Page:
Thank you once again, dear Friend, for your kind words. Funny, I feel that same gentle light and soft fragrance from your writing. Perhaps we are mirrors for one another.

That emptiness filled with possibilities is crafted in these beautiful lines from the Tao Te Ching:

It is not the clay the potter throws,
which gives the pot its usefulness,
but the space within the shape,
from which the pot is made.

So often you give me this same gift - the feeling of open receptivness, which is a beautiful gift. Thank you!

cdog said...

what you wrote about spaciousness takes me down to my cottonwood grove, which is a place of rest and inspiration for me.

This morning I was there just as the sunlight was touching the leaves at the tops of the trees. I went under the branches of the maple, and stood listening to the sound of the stream running beneath the bridge - green around me, the yellow summer goldenrods nearby.

I then walked along the fox path, that now goes through the ash grey willows - my dogs get through easily - being fox size. The willow branches hit my face and touch my shoulders as I go through. I take in the scent, and that of the morning.

Unbounded heights and possiblity exist for me, down there at the start of day - spaciousness, as you described. I have walked down there for thirty years. God willing I will continue to do so for thirty more.

Meredith said...

Thank you for taking me down to your cottonwood grove
where the sunlight touched the leaves at the tops of the trees.

Under the branches of the maple,
where you listened to the sound of the stream
running beneath the bridge –
green encircling nearby
yellow summer goldenrods.

When you walked along the fox path,
that now goes through the ash grey willows –
where the fox sized dogs slip through easily.
beware the willow branches
as you take in the scent of the morning.

Unbounded heights and possibility exist
in the cottonwood grove at the start of day –
spaciousness of time, of wonder, of delightful unfolding.

Thank you, Cdog, thank you.

Anonymous said...

This exchange is an example of how the lightness of love moves in the world: the spaciousness of one touching the spaciousness, the same openness, in another. The human heart responds, It responds. This is beauty.
Thank you Meredith.

Jon said...

There is serendipity afoot. I read your post (and Rick's) today, both beautifully explicating the wonder of emptiness in your two unique ways, and both which reminded me of how much I need the beauty of emptyness (spaciousness, white space) in my own life.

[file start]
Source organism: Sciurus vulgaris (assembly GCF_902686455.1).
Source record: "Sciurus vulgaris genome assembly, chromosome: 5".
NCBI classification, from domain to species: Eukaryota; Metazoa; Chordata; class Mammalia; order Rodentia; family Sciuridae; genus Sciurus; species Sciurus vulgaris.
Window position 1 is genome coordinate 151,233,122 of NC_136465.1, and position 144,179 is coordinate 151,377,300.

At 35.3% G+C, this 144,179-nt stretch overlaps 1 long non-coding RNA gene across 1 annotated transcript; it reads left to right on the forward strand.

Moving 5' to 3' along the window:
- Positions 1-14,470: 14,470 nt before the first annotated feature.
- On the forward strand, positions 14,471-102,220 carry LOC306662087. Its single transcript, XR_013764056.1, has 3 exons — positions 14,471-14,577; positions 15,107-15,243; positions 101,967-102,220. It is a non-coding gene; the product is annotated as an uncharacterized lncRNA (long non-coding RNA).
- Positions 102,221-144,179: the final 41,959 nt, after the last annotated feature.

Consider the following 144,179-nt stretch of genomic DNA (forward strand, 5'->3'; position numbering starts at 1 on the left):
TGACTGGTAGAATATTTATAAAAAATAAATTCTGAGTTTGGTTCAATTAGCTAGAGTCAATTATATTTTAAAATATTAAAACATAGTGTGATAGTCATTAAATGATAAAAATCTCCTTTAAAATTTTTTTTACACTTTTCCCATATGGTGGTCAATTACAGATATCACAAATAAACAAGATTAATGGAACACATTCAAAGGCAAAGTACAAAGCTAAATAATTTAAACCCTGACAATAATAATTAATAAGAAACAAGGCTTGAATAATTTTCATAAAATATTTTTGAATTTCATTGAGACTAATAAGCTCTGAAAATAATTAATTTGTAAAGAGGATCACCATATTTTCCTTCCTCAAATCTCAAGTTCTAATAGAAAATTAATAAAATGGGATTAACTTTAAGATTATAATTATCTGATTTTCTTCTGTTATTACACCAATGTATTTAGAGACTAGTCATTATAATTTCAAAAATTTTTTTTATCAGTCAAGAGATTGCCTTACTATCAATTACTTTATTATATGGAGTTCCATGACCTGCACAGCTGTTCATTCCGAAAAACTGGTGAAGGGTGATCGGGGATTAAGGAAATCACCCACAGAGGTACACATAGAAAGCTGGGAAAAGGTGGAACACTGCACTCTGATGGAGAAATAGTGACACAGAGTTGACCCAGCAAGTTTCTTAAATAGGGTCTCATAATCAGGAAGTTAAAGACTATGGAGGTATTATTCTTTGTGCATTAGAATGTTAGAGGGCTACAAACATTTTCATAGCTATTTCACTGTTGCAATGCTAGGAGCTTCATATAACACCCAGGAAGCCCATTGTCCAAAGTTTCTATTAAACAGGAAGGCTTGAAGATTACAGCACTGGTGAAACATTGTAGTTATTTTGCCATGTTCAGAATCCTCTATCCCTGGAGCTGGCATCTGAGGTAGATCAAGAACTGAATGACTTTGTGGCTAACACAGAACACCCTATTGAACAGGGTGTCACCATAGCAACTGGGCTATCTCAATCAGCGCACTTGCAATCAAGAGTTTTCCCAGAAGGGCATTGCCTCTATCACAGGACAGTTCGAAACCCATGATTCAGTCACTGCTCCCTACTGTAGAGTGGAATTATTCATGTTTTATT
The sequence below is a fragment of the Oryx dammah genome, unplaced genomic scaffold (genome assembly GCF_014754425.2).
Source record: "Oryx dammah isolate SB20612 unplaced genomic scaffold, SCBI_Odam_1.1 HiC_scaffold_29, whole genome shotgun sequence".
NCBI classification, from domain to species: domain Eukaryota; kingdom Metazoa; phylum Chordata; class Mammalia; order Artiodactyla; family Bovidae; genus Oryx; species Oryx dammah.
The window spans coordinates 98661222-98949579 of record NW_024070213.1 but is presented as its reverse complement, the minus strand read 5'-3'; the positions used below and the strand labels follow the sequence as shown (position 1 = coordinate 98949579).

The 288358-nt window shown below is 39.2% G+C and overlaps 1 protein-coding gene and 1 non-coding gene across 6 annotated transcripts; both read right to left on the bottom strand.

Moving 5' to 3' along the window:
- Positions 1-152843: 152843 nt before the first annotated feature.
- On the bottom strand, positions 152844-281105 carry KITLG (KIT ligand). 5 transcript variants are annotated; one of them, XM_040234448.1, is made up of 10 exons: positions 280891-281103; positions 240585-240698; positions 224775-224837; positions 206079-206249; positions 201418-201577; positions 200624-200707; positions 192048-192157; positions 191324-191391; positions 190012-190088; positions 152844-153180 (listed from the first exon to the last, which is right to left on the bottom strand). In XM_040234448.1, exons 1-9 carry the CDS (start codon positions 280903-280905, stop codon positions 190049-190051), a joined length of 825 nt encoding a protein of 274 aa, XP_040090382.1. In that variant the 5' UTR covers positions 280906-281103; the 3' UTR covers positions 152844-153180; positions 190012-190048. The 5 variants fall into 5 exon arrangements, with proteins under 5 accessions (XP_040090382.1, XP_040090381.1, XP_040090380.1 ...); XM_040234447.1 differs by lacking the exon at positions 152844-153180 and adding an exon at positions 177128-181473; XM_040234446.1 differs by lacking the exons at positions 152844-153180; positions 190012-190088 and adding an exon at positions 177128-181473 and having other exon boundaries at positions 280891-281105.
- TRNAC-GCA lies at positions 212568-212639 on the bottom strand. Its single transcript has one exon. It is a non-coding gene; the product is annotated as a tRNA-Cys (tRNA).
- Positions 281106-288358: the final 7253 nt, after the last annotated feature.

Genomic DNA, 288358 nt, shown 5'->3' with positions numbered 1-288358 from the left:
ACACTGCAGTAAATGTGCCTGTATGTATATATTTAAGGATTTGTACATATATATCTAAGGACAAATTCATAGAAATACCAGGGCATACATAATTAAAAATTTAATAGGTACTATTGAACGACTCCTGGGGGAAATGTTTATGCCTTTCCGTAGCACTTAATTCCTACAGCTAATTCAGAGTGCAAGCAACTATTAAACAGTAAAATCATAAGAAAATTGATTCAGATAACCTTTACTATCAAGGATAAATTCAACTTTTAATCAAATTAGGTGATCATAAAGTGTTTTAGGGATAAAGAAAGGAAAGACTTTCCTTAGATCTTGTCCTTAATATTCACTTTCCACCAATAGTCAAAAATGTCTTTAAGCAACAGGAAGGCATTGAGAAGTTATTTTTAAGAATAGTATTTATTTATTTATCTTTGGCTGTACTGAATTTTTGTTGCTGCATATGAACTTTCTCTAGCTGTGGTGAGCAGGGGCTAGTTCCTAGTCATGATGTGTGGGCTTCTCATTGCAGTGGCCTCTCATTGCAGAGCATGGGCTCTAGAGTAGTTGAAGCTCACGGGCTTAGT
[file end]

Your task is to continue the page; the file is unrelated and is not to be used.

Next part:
Thanks, Meredith

Anonymous said...

This was very apropos...I was up at the South fork of the McKenzie in the Three Sisters Watershed last Sunday and had a wondrous time doing nothing. Walking the high road along the river bank, sunlight streaming through trees covered in thick damp lichen and moss. Occasionally a break in the forest to a steep bank of ground cover warmed by the sun creating it's own warm current of rich scents wafting up onto the road where I stood motionless just taking it in. The sparkling current down below rushing through rock singing on the wind offering its beauty and song to any conscious presence there to rejoice in it. It was a glorious now infinitely better to be in than defining.

Nature is a key to consciousness and a true gift to the receptive ones like those that grace this blog.


garnet said...

Yes, you do indeed have a "penchant for love" and you share it generously.

This is one of the best spiritual posts I've ever read.

Spacious emptiness is love's font.

Meredith said...

Dear Sam,
How wonderful for you to stop by! What a lovely description of your day up in the watershed area. Within your description, even in the silent spaces between the words, is that essence of spaciousness, of being conscious of presence, honoring presence, and of experiencing each moment as “a glorious now.” Each moment is perceived with such richness – particularly when we are awake. And as you say, so much better to be in than to describe. Yet, I am letting your description linger like a little gift.

Thank you Sam.

Meredith said...

You are an amazing poet. And look at the gem you dropped here:

Spacious emptiness is love's font.

Thanks for stopping by, my friend.

michael said...

beautiful... first time blogger here... please forgive uncertainty and lack of protocol

Marta said...

Meridith - I'm moved by your musings on spaciousness and would like permission to quote you in a book I'm writing about transformation. Will you let me know how you feel about this?

Meredith said...

I feel very humbled by your request. Certainly, you may share these musings in your book. Let me know of this book when you get it published, OK?

Best wishes,

Marta said...

Ah Meridith - Thanks so much for your permission. May I use your last name, and is there anything else you'd like me say in describing you? The book is a slow process, but I'll definitely let you know when it's published. - Martha

Me said...

this is beautiful! I linked to this on my blog: because it is so lovely. thank you! :)

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mg95762 said...

Spaciousness has been an important topic for me as a recovering addict. I have grown to understand the importance of wanting to cherish each moment, in spite of how wide and scary some moments can be, instead of hiding under the rock of my addiction.

Paul said...

Hi, I'm interested in peak states of consciousness. This site actually defines a peak state of 'spaciousness'.